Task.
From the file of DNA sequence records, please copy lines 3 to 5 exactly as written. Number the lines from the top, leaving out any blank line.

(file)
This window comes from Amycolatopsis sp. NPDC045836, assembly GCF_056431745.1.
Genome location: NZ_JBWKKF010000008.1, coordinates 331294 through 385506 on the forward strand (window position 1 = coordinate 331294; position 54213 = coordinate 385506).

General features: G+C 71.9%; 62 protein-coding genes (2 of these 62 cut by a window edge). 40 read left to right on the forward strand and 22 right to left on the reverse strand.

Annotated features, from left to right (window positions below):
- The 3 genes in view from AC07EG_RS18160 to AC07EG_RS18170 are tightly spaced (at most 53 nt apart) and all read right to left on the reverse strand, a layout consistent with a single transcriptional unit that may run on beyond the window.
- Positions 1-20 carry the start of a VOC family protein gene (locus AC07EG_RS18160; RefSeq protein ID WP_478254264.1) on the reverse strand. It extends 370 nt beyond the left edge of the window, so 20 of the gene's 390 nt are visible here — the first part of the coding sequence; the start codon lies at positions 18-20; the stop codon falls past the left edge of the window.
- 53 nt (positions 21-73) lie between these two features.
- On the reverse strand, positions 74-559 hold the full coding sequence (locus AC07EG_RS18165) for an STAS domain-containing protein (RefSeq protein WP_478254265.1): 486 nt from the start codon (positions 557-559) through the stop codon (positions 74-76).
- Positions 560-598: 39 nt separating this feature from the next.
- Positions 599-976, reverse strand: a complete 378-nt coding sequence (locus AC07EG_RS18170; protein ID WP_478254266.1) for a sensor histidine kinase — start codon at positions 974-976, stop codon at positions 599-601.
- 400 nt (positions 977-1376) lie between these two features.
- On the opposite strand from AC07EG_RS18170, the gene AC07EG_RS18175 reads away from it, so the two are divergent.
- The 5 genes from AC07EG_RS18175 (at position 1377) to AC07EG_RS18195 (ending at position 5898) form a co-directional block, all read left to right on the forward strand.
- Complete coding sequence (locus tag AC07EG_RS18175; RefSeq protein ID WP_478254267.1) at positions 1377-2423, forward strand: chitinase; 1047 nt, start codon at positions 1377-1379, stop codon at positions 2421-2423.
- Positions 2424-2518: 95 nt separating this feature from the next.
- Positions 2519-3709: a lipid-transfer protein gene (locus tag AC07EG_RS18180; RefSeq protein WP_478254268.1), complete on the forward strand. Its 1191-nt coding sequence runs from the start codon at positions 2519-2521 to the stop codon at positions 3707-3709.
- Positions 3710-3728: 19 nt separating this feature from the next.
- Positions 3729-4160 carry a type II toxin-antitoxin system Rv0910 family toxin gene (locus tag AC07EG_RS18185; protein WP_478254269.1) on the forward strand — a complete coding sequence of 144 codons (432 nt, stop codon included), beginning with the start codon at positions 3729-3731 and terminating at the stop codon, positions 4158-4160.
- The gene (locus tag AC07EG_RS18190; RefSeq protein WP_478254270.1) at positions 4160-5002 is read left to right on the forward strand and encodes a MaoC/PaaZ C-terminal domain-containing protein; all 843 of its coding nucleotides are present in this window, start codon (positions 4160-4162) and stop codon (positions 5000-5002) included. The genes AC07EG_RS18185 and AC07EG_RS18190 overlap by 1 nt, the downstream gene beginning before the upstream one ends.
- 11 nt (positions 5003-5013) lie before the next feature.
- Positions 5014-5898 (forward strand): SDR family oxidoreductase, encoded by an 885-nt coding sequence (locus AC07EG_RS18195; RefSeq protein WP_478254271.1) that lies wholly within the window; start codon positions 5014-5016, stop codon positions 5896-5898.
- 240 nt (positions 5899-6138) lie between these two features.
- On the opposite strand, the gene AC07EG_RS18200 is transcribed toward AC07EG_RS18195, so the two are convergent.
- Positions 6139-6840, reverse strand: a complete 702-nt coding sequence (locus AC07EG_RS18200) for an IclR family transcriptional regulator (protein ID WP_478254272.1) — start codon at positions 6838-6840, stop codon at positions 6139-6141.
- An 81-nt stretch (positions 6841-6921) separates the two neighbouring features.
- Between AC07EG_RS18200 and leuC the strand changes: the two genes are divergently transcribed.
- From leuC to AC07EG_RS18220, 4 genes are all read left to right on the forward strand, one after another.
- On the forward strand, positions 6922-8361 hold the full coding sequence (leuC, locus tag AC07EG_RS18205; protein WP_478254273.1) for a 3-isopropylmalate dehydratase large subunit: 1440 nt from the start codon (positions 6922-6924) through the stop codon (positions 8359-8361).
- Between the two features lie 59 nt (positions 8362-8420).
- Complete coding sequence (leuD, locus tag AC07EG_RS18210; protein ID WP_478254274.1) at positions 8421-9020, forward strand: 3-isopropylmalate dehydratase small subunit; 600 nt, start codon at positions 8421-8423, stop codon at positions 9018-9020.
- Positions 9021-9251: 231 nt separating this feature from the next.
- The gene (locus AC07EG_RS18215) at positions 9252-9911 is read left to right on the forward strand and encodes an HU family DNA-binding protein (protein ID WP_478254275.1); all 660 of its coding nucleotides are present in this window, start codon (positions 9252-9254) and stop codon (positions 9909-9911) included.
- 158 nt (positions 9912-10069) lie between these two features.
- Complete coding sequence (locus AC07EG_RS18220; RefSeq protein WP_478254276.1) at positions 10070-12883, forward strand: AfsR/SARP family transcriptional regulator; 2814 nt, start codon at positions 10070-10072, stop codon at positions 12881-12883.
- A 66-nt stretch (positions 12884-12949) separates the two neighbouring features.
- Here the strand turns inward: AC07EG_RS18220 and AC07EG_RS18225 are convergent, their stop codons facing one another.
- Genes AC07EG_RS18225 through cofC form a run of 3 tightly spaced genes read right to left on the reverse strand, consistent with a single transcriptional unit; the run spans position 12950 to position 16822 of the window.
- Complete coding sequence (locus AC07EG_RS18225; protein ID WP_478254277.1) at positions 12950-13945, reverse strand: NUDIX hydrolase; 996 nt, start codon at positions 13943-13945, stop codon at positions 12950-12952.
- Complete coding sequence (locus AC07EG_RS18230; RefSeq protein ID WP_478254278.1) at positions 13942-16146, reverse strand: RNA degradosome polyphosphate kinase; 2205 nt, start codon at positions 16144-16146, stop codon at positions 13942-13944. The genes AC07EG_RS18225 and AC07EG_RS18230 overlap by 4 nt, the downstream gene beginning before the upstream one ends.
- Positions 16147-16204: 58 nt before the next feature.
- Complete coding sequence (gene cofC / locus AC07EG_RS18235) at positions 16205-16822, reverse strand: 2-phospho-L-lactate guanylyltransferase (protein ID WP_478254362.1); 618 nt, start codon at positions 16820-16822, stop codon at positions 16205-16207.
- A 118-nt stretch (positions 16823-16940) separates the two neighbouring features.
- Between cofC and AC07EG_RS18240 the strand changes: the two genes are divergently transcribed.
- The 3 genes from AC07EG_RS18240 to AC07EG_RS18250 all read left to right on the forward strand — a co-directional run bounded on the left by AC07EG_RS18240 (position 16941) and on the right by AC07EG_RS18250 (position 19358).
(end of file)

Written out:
General features: G+C 71.9%; 62 protein-coding genes (2 of these 62 cut by a window edge). 40 read left to right on the forward strand and 22 right to left on the reverse strand.

Annotated features, from left to right (window positions below):
- The 3 genes in view from AC07EG_RS18160 to AC07EG_RS18170 are tightly spaced (at most 53 nt apart) and all read right to left on the reverse strand, a layout consistent with a single transcriptional unit that may run on beyond the window.